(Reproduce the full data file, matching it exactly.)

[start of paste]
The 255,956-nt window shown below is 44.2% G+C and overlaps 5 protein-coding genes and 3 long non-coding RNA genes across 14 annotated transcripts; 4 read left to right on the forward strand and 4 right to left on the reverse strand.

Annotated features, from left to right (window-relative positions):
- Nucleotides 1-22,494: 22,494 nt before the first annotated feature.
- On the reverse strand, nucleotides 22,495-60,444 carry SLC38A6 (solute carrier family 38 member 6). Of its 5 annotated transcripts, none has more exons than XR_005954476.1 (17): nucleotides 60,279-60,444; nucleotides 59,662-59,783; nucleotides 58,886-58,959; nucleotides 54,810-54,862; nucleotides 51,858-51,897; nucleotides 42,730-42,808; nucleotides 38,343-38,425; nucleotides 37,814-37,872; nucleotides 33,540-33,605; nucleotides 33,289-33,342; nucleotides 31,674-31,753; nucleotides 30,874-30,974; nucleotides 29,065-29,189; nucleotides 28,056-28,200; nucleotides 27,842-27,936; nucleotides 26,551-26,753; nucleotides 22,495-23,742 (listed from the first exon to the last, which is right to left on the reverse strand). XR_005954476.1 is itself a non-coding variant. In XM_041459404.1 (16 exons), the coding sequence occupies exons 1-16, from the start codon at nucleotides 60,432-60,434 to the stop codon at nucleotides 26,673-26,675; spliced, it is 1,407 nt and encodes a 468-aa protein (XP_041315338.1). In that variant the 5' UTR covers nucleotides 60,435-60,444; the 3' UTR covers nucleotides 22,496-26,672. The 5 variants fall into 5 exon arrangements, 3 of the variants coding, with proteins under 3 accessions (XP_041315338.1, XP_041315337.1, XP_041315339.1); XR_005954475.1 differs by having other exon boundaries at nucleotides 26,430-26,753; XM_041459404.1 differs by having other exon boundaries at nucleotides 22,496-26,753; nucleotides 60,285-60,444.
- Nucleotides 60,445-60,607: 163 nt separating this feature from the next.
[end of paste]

The 255,956-nt window shown below is 44.2% G+C and overlaps 5 protein-coding genes and 3 long non-coding RNA genes across 14 annotated transcripts; 4 read left to right on the forward strand and 4 right to left on the reverse strand.

Annotated features, from left to right (window-relative positions):
- Nucleotides 1-22,494: 22,494 nt before the first annotated feature.
- On the reverse strand, nucleotides 22,495-60,444 carry SLC38A6 (solute carrier family 38 member 6). Of its 5 annotated transcripts, none has more exons than XR_005954476.1 (17): nucleotides 60,279-60,444; nucleotides 59,662-59,783; nucleotides 58,886-58,959; nucleotides 54,810-54,862; nucleotides 51,858-51,897; nucleotides 42,730-42,808; nucleotides 38,343-38,425; nucleotides 37,814-37,872; nucleotides 33,540-33,605; nucleotides 33,289-33,342; nucleotides 31,674-31,753; nucleotides 30,874-30,974; nucleotides 29,065-29,189; nucleotides 28,056-28,200; nucleotides 27,842-27,936; nucleotides 26,551-26,753; nucleotides 22,495-23,742 (listed from the first exon to the last, which is right to left on the reverse strand). XR_005954476.1 is itself a non-coding variant. In XM_041459404.1 (16 exons), the coding sequence occupies exons 1-16, from the start codon at nucleotides 60,432-60,434 to the stop codon at nucleotides 26,673-26,675; spliced, it is 1,407 nt and encodes a 468-aa protein (XP_041315338.1). In that variant the 5' UTR covers nucleotides 60,435-60,444; the 3' UTR covers nucleotides 22,496-26,672. The 5 variants fall into 5 exon arrangements, 3 of the variants coding, with proteins under 3 accessions (XP_041315338.1, XP_041315337.1, XP_041315339.1); XR_005954475.1 differs by having other exon boundaries at nucleotides 26,430-26,753; XM_041459404.1 differs by having other exon boundaries at nucleotides 22,496-26,753; nucleotides 60,285-60,444.
- Nucleotides 60,445-60,607: 163 nt separating this feature from the next.